Kentucky can’t look away.
The word is everywhere.
In big, bold letters across the chest of every Cats coach during every single practice since February.
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“Defense, defense, defense,” Makayla Epps said. “You can’t escape it.”
After UK lost back-to-back games — at home to Vanderbilt and then a few days later at Florida — Matthew Mitchell had to find a way to emphasize defense.
“We were in both of those games, but when you looked back and looked at the tape, we should’ve won both of those games if we would’ve just hustled on defense,” Mitchell recalled.
So the Kentucky coach had a staff member order shirts for the coaches to wear to every practice the rest of the season. The shirts come in blue, white, gray and black, so they had a rainbow of options.
“They have a certain color they wear every day,” senior guard Janee Thompson said. “But they all have the same message. They all say ‘defense’ because that needs to be our focus every day.”
Mitchell is always looking for new ways to motivate Kentucky (24-7), so the T-shirt with the all-caps, singular message was no surprise to the senior.
“He loves that kind of stuff,” she laughed. “But it’s good for us. We got the message pretty much.”
Long before the Nike shirts arrived, Mitchell tried sending that message to his players loud and clear — literally.
“He’s brought in megaphones, brought in air horns,” Epps said. “He blows the horn if we’re not in the right position. He’s screaming in the megaphone if we’re not in the right position.”
Since getting the T-shirts, the Kentucky defense has improved dramatically. The Cats have won nine of their last 11 games with the only losses coming to third-ranked South Carolina.
Kentucky has limited opponents to just 58.2 points a game on 36.4 percent shooting and 29 percent shooting from three-point range.
“We were trying to send a message to them that we need to get our defense fixed, and so it was just one of those corny things that coaches come up with,” Mitchell said.
The players and coaches are hopeful that “DEFENSE” carries over into the second round of the NCAA Tournament at Memorial Coliseum on Monday night against Oklahoma, rated No. 24 in the final Associated Press poll. The winner advances to the Sweet 16 at Rupp Arena later in the week.
“Oklahoma does an outstanding job of spacing the floor to create matchup problems and to really allow their two outstanding post players to make plays,” Mitchell said of the Sooners’ Kaylon Williams and Vionise Pierre-Louis.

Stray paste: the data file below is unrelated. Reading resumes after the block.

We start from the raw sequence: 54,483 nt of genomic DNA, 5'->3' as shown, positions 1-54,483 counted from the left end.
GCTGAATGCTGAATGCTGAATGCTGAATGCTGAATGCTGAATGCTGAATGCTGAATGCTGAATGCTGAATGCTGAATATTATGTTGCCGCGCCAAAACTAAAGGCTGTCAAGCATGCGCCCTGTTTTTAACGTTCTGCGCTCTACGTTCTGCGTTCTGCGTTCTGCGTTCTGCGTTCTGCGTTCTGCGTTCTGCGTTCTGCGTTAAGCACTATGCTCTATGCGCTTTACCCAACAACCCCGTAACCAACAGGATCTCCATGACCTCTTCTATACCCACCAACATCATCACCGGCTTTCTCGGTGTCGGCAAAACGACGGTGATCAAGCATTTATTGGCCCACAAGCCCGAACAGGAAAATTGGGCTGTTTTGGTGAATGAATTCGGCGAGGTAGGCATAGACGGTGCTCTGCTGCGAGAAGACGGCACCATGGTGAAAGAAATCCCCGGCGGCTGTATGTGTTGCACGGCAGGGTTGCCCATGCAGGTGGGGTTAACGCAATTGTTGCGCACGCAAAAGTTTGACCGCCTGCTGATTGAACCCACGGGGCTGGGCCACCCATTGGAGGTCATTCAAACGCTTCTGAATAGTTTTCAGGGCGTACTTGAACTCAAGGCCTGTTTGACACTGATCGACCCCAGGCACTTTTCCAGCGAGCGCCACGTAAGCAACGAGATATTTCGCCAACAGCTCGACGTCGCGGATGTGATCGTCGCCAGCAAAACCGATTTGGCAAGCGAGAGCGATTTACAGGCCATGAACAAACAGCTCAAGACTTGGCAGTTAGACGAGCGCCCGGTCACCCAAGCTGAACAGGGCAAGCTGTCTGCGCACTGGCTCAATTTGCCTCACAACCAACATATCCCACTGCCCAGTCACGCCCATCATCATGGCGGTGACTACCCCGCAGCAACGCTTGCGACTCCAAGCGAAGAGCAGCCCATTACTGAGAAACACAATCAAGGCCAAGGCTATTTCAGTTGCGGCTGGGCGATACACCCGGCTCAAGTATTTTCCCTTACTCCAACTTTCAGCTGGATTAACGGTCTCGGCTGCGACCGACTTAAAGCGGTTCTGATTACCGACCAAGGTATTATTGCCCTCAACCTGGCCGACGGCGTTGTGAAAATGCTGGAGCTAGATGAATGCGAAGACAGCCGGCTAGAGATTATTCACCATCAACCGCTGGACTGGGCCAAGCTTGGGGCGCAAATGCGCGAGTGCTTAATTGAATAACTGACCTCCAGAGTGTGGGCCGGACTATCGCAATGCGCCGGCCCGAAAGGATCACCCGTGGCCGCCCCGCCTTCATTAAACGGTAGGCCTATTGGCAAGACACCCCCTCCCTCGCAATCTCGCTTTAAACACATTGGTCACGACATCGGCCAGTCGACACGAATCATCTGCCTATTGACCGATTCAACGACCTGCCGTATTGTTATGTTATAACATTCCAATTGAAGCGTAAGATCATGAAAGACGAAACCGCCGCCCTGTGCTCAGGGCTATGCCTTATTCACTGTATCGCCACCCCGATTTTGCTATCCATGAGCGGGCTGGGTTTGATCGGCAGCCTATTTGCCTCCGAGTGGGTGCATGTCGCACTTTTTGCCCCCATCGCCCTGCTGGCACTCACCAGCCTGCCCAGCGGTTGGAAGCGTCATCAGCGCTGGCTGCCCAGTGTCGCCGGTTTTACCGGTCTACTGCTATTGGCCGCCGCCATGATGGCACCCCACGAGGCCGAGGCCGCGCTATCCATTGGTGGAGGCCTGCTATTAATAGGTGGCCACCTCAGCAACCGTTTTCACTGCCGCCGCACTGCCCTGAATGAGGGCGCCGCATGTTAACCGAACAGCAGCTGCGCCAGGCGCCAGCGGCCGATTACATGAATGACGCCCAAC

Kentucky’s defense was certainly on display in its first-round victory over outmanned UNC Asheville on Saturday.
The Cats held the Bulldogs to 31 points, the fewest by a UK opponent in tournament history. UNC Asheville’s shooting percentage (20.6) and three-point percentage (12) also were new lows for a UK opponent.
UNC Asheville was held scoreless for the final 5:30 of the game while UK rolled off 15 points.
But even in a blowout of that magnitude, there were plenty of chinks in Kentucky’s defensive game plan.
“It’s all about time to sharpen our defense,” Mitchell said of preparing for Oklahoma (22-10). “It’s really about our positioning. And we still, as an inexperienced team, don’t understand what position we should be in and that we have to play defense as a team.”
Kentucky’s defense has had to evolve from the 94-feet-of-chaos the Cats had attempted to inflict on opponents in seasons past.
But Sooners Coach Sherri Coale said she still sees a UK defense that can cause problems for opponents.
“Their complexion is just a little different than it has been in the past, but they still guard you like crazy,” said Coale, whose team shoots 41.8 percent from the field and 31.5 percent from long range. “They play hard.”
They didn’t always play hard.
Thus the coaches’ aggressive attire alterations.
The players can see it when they close their eyes at night to sleep.
“It’s a constant reminder,” forward Alyssa Rice sighed.
This week, it’s been a reminder of what Kentucky needs to do to perhaps get a chance at another Sweet 16 and a trip just down the road to Rupp Arena.
“We’re a very sound offensive team,” Epps said. “We can score the ball, but all of our hard work comes on the defensive end. And if we can stop teams on the defensive end, we can be a pretty good team.”